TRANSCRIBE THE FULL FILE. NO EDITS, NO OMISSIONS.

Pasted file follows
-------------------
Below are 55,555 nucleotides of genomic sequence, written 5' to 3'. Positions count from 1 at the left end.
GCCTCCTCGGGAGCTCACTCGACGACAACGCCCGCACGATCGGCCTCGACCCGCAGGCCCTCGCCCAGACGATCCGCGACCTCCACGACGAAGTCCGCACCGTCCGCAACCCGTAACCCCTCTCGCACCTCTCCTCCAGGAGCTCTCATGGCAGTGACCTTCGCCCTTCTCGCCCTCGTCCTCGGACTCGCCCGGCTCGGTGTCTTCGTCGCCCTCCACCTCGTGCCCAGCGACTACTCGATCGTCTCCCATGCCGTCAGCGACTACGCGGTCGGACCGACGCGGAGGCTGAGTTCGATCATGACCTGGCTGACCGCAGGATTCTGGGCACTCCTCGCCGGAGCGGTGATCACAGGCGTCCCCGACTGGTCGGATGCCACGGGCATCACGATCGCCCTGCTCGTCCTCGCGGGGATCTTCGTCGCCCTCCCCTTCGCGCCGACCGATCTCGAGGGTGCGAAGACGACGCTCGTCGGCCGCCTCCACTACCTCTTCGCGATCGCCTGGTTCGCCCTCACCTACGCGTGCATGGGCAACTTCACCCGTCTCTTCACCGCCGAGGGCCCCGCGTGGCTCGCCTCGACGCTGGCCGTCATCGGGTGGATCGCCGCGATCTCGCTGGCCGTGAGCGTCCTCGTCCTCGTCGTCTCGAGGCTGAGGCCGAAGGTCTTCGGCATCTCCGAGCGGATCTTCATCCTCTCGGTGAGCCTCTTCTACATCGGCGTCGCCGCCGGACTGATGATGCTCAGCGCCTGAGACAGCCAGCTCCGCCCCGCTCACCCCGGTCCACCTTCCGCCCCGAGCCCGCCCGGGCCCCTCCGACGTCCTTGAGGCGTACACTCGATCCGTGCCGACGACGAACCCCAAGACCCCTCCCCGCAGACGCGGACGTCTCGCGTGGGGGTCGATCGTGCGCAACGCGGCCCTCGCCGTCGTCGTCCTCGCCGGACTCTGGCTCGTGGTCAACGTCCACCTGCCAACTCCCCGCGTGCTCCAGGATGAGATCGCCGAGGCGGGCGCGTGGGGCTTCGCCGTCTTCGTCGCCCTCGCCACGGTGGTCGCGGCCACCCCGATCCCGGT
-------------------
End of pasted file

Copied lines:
Below are 55,555 nucleotides of genomic sequence, written 5' to 3'. Positions count from 1 at the left end.
GCCTCCTCGGGAGCTCACTCGACGACAACGCCCGCACGATCGGCCTCGACCCGCAGGCCCTCGCCCAGACGATCCGCGACCTCCACGACGAAGTCCGCACCGTCCGCAACCCGTAACCCCTCTCGCACCTCTCCTCCAGGAGCTCTCATGGCAGTGACCTTCGCCCTTCTCGCCCTCGTCCTCGGACTCGCCCGGCTCGGTGTCTTCGTCGCCCTCCACCTCGTGCCCAGCGACTACTCGATCGTCTCCCATGCCGTCAGCGACTACGCGGTCGGACCGACGCGGAGGCTGAGTTCGATCATGACCTGGCTGACCGCAGGATTCTGGGCACTCCTCGCCGGAGCGGTGATCACAGGCGTCCCCGACTGGTCGGATGCCACGGGCATCACGATCGCCCTGCTCGTCCTCGCGGGGATCTTCGTCGCCCTCCCCTTCGCGCCGACCGATCTCGAGGGTGCGAAGACGACGCTCGTCGGCCGCCTCCACTACCTCTTCGCGATCGCCTGGTTCGCCCTCACCTACGCGTGCATGGGCAACTTCACCCGTCTCTTCACCGCCGAGGGCCCCGCGTGGCTCGCCTCGACGCTGGCCGTCATCGGGTGGATCGCCGCGATCTCGCTGGCCGTGAGCGTCCTCGTCCTCGTCGTCTCGAGGCTGAGGCCGAAGGTCTTCGGCATCTCCGAGCGGATCTTCATCCTCTCGGTGAGCCTCTTCTACATCGGCGTCGCCGCCGGACTGATGATGCTCAGCGCCTGAGACAGCCAGCTCCGCCCCGCTCACCCCGGTCCACCTTCCGCCCCGAGCCCGCCCGGGCCCCTCCGACGTCCTTGAGGCGTACACTCGATCCGTGCCGACGACGAACCCCAAGACCCCTCCCCGCAGACGCGGACGTCTCGCGTGGGGGTCGATCGTGCGCAACGCGGCCCTCGCCGTCGTCGTCCTCGCCGGACTCTGGCTCGTGGTCAACGTCCACCTGCCAACTCCCCGCGTGCTCCAGGATGAGATCGCCGAGGCGGGCGCGTGGGGCTTCGCCGTCTTCGTCGCCCTCGCCACGGTGGTCGCGGCCACCCCGATCCCGGT